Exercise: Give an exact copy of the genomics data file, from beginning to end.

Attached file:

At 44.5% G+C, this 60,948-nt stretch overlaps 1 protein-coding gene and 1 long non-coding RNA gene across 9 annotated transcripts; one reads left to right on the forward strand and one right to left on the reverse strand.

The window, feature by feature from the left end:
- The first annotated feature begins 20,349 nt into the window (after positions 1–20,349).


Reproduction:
At 44.5% G+C, this 60,948-nt stretch overlaps 1 protein-coding gene and 1 long non-coding RNA gene across 9 annotated transcripts; one reads left to right on the forward strand and one right to left on the reverse strand.

The window, feature by feature from the left end:
- The first annotated feature begins 20,349 nt into the window (after positions 1–20,349).